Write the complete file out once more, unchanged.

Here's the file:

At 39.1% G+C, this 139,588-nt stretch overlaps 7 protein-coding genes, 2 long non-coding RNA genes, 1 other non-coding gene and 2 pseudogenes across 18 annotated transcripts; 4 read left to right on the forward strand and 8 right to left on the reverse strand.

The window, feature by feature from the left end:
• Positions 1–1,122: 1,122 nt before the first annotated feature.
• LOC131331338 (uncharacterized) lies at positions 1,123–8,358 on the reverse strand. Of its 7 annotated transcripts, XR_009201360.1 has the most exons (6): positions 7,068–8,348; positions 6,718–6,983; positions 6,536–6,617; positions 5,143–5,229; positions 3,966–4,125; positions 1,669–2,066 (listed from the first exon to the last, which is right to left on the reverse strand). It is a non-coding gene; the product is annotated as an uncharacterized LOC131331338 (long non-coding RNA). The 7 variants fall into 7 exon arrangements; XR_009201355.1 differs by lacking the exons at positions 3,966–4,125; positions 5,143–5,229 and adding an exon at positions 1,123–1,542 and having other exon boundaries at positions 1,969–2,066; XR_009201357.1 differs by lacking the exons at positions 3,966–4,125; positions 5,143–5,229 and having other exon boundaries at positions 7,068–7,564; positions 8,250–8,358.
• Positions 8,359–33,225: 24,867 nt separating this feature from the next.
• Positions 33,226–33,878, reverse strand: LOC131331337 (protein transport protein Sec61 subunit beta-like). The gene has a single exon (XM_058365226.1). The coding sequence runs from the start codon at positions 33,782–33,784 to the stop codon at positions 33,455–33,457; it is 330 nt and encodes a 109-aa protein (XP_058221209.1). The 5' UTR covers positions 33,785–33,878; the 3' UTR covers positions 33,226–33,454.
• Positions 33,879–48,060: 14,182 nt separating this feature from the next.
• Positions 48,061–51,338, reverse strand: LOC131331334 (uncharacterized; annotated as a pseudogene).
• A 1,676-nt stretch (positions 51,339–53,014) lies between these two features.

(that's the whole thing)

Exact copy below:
At 39.1% G+C, this 139,588-nt stretch overlaps 7 protein-coding genes, 2 long non-coding RNA genes, 1 other non-coding gene and 2 pseudogenes across 18 annotated transcripts; 4 read left to right on the forward strand and 8 right to left on the reverse strand.

The window, feature by feature from the left end:
• Positions 1–1,122: 1,122 nt before the first annotated feature.
• LOC131331338 (uncharacterized) lies at positions 1,123–8,358 on the reverse strand. Of its 7 annotated transcripts, XR_009201360.1 has the most exons (6): positions 7,068–8,348; positions 6,718–6,983; positions 6,536–6,617; positions 5,143–5,229; positions 3,966–4,125; positions 1,669–2,066 (listed from the first exon to the last, which is right to left on the reverse strand). It is a non-coding gene; the product is annotated as an uncharacterized LOC131331338 (long non-coding RNA). The 7 variants fall into 7 exon arrangements; XR_009201355.1 differs by lacking the exons at positions 3,966–4,125; positions 5,143–5,229 and adding an exon at positions 1,123–1,542 and having other exon boundaries at positions 1,969–2,066; XR_009201357.1 differs by lacking the exons at positions 3,966–4,125; positions 5,143–5,229 and having other exon boundaries at positions 7,068–7,564; positions 8,250–8,358.
• Positions 8,359–33,225: 24,867 nt separating this feature from the next.
• Positions 33,226–33,878, reverse strand: LOC131331337 (protein transport protein Sec61 subunit beta-like). The gene has a single exon (XM_058365226.1). The coding sequence runs from the start codon at positions 33,782–33,784 to the stop codon at positions 33,455–33,457; it is 330 nt and encodes a 109-aa protein (XP_058221209.1). The 5' UTR covers positions 33,785–33,878; the 3' UTR covers positions 33,226–33,454.
• Positions 33,879–48,060: 14,182 nt separating this feature from the next.
• Positions 48,061–51,338, reverse strand: LOC131331334 (uncharacterized; annotated as a pseudogene).
• A 1,676-nt stretch (positions 51,339–53,014) lies between these two features.